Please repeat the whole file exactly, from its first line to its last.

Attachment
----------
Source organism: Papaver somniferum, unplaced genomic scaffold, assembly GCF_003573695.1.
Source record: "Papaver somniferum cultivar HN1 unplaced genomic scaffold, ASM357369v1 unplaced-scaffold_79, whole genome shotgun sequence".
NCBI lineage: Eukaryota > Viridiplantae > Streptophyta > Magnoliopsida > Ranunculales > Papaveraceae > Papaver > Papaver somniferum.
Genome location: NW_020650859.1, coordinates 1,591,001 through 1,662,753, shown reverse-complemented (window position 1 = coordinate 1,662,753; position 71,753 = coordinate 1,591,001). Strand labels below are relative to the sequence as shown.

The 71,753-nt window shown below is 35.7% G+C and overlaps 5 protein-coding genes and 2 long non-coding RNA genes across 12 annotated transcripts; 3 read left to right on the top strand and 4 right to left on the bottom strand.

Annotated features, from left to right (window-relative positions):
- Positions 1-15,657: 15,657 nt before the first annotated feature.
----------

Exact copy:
Source organism: Papaver somniferum, unplaced genomic scaffold, assembly GCF_003573695.1.
Source record: "Papaver somniferum cultivar HN1 unplaced genomic scaffold, ASM357369v1 unplaced-scaffold_79, whole genome shotgun sequence".
NCBI lineage: Eukaryota > Viridiplantae > Streptophyta > Magnoliopsida > Ranunculales > Papaveraceae > Papaver > Papaver somniferum.
Genome location: NW_020650859.1, coordinates 1,591,001 through 1,662,753, shown reverse-complemented (window position 1 = coordinate 1,662,753; position 71,753 = coordinate 1,591,001). Strand labels below are relative to the sequence as shown.

The 71,753-nt window shown below is 35.7% G+C and overlaps 5 protein-coding genes and 2 long non-coding RNA genes across 12 annotated transcripts; 3 read left to right on the top strand and 4 right to left on the bottom strand.

Annotated features, from left to right (window-relative positions):
- Positions 1-15,657: 15,657 nt before the first annotated feature.